Sunday, July 24, 2011

Detour -- Part 2: The Big Reveal

Here is it -- the first (finished) bathroom project since we moved and it's not even in our own house (sheesh)!  It was well worth the effort and time away from our own projects here at the house to have the satisfaction of a finished project.  It was great motivation to keep us plugging away on the master bathroom.

The bathroom at the shore used to look something like this.

Andy finished repairing the floor, installing the drywall and painting a few weeks ago.

 Drywall up and mudded.

 New floor to replace floor damaged by leaky toilet and walls painted.

This weekend we had to paint the trim, install the new flooring, install the refinished vanity and top, connect the plumbing, rehang the newly painted trim, install the toilet, and hang the mirror and other accessories.

 Carefully measuring and cutting the floor to fit around plumbing and trim.

 Partially installed.

 Vanity in place.  Click here to see the first post about the bathroom remodel.

 Installing the trim.

 FINAL REVEAL.  That is one happy worker (camouflage shorts included) .


Toilet, floor, and new blind to match the ones in the bedroom.

Don't worry we took some time over the weekend to enjoy the heat bay and ocean.   Kodak even discovered that all of his digging could actually be productive if he just stuck his head underwater.  On one of his first attempts he came up with this giant clam.  Andy and I may put him to work -- he's halfway to a good clam chowder!

 The prized possession.  He was so proud of himself.

A few more of these and we could have a feast!  Too bad it was way too hot for cooking.

Wednesday, July 20, 2011

Mid-Summer Garden Update

Everything I read online says to keep a notebook or journal for your garden to track when you plant seeds, transplant, harvest, and to note crops that did well or not so well.  We were in such a rush to get things in the ground that my early attempts to track what we were doing in the garden went right out the window.  At least I'll be able to look back and this blog and have some idea of what we planted and how it did (or in some cases didn't).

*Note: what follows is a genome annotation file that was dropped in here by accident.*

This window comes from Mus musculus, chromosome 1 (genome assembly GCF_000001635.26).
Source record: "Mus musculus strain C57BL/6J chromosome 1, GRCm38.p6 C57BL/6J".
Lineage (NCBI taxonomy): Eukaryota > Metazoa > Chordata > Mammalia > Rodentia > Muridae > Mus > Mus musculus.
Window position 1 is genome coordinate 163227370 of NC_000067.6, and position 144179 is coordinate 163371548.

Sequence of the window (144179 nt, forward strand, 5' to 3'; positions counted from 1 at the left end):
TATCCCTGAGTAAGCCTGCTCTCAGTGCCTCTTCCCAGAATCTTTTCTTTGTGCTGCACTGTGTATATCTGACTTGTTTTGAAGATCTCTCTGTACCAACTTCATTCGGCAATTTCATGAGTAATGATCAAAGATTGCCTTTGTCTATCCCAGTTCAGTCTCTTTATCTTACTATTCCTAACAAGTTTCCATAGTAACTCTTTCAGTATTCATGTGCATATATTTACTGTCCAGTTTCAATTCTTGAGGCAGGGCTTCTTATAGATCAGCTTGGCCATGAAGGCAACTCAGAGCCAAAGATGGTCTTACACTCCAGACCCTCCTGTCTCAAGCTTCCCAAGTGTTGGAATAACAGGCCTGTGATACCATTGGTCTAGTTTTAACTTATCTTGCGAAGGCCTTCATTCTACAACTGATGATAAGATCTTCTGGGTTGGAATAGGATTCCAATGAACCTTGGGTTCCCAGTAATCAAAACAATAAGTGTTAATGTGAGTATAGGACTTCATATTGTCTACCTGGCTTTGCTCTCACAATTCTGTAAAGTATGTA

A little refresher -- here is what the garden looked like almost 2 months ago on May 25.

 Tomato plants.

 Lettuce, beets, radishes, carrots, and peas.

More lettuce, spinach, and cabbage.

We ate a ton of lettuce from the garden, had a few meals with sugar snap peas, and just ate small crops of beets and broccoli last week. The cabbage and broccoli were healthy plants but I think the late spring planting caused the low (or no) production.

 Warm weather definitely caused some plants to grow like crazy.

 In the front we have an Ichiban eggplant, some green peppers and a zucchini.  In the back I took a stab at some companion planting where one plants attracts certain beneficial bugs or provides needed nutrients to its companion plant.  We tried a Three Sisters Garden with corn in the middle, pole beans around the corn that use the corn plants as a trellis and the beans provide nitrogen for the corn (a nutrient depleting plant), and then squash around the beans to shade the roots.  

 A few delicious Ichiban eggplants just about ready to be picked.  I've had some minor damage to the leaves by japanese beetles but not enough to really stress the plant.